In summary, genes with similar functions tend to have similar non-synonymous evolutionary rates, on average, while synonymous substitution rates show no such relationship with function. This is not surprising given the fact that non-synonymous substitutions, which change the encoded amino acid, have a more profound effect on protein structure and function than synonymous substitutions, which do not result in an amino acid change. Natural selection operates based on function and, at the molecular level, acts primarily to remove deleterious protein coding sequence variants. Nevertheless, the distinction between the patterns observed for ΔdN and ΔdS underscores a demonstrable connection between the particular effects of natural selection and the specific annotated function of yeast genes.

Phylogenetic profiles have also been successfully employed to guide computationally based functional inferences, under the assumption that functionally related genes will have similar patterns of presence and absence across different species. We sought to compare the relationships between phylogenetic profiles and the same GO-based semantic measure of functional similarity that we found to be related to non-synonymous evolutionary rates. The phylogenetic profiles we analyzed are binary presence (1) and absence (0) vectors over a defined set of species. Two different sources of phylogenetic profiles were used in this analysis: i-Marcotte group profiles (Pellegrini et al. 1999) and ii-COG database profiles (Tatusov et al. 2003). The Marcotte profiles were based on an evaluation of 16 species, and the similarities between profiles were scored using a log-likelihood ratio as previously described (Lee et al. 2004). The COG profiles were based on the presence and absence of orthologs among 71 species, and these profiles were compared here using Jaccard and Hamming similarity measures. As with the evolutionary rates, phylogenetic profile similarities were binned in ascending order, and average sGO values were compared to average profile similarities. All three comparisons yield a positive correlation between profile and functional similarity (Figure 3). In other words, genes that are functionally related tend to have more similar evolutionary histories in terms of gene gain and loss. However, the magnitude and significance of this effect was not nearly as strong as seen for the comparison between function and evolutionary rate. In fact, the Marcotte profiles did not yield a significantly positive correlation with sGO (Figure 3a). This may be attributable to the relative sparseness of this dataset; only ~3,000 profile comparisons over 16 species were available compared to >500,000 comparisons over 71 species for the COG data set. Indeed, COG based profiles were significantly correlated with sGO for the Jaccard similarity measure but not when Hamming similarities were used (Figure 3b and c). The different results observed for the Jaccard and Hamming measures reflects that fact that most binary phylogenetic profiles contain many absent (0) signals, and too many of these will dominate the Hamming measure, which simply counts all positions as similar or different. The Jaccard measure attains more sensitivity by ignoring vector positions that are scored as absent for both genes. Even in this case though, the strength of the correlation is not as great as typically observed for ΔdN-sGO.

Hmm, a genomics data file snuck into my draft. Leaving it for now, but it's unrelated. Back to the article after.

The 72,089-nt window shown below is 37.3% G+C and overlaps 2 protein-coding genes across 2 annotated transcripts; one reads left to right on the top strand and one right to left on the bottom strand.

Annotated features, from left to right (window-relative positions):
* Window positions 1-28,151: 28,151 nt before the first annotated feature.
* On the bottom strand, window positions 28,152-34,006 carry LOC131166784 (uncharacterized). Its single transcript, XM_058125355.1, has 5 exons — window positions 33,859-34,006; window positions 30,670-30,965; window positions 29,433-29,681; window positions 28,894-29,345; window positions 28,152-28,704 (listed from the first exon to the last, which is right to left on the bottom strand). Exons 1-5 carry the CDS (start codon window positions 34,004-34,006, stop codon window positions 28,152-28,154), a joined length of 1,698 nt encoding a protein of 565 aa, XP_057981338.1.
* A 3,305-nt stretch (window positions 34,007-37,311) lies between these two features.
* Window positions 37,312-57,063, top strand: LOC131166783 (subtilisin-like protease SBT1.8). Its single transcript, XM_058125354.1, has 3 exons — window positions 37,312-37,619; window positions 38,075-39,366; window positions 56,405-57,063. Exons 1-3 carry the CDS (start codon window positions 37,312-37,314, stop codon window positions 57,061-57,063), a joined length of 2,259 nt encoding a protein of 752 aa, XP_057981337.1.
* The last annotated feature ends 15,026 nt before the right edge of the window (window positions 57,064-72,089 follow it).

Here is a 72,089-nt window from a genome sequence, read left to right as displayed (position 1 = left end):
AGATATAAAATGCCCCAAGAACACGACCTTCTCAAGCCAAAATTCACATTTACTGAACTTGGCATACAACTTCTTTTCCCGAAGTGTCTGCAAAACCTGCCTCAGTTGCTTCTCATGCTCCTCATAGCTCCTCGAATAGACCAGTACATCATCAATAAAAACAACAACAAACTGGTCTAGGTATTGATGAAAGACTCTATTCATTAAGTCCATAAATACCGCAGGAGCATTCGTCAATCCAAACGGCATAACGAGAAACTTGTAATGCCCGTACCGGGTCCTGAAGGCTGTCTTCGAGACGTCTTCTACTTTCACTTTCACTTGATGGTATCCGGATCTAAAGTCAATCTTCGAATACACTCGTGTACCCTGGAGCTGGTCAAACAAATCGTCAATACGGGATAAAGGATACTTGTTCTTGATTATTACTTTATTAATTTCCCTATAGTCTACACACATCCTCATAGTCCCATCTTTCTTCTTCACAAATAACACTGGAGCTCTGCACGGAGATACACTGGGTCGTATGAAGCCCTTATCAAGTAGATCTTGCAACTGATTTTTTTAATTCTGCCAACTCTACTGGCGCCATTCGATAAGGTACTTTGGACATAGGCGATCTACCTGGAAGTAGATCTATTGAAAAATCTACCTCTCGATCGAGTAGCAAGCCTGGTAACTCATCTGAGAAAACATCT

Figure 3
Phylogenetic profile similarity (x-axis) versus GO functional similarity (sGO on the y-axis). sGO is compared to a) Marcotte profiles, b) COG profiles evaluated via Jaccard similarity and c) COG profiles evaluated via Hamming similarity. Pearson correlation ...

We have demonstrated that functionally related yeast genes co-evolve with respect to the evolutionary rate at non-synonymous coding sequence positions. This effect is observed to be highly significant for all but the most closely related species comparison. For the data analyzed here, the correlation between function and evolutionary rate is stronger than seen for function and phylogenetic profiles. Rates of gene evolution are, for the most part, determined by the strength of purifying natural selection, which involves the removal of deleterious variants. As such, the results that we report here point to a close coupling between the particular function of a gene and the efficacy of purifying selection. The robust correlations between ΔdN-sGO also indicate that evolutionary rate comparisons can be used aid functional inference and prediction.


The authors would like to thank David Landsman for important suggestions and helpful discussions. This study utilized the high-performance computational capabilities of the Biowulf PC/Linux cluster at the National Institutes of Health, Bethesda, MD ( This research was supported by the Intramural Research Program of the NIH, NLM, NCBI and the School of Biology at the Georgia Institute of Technology.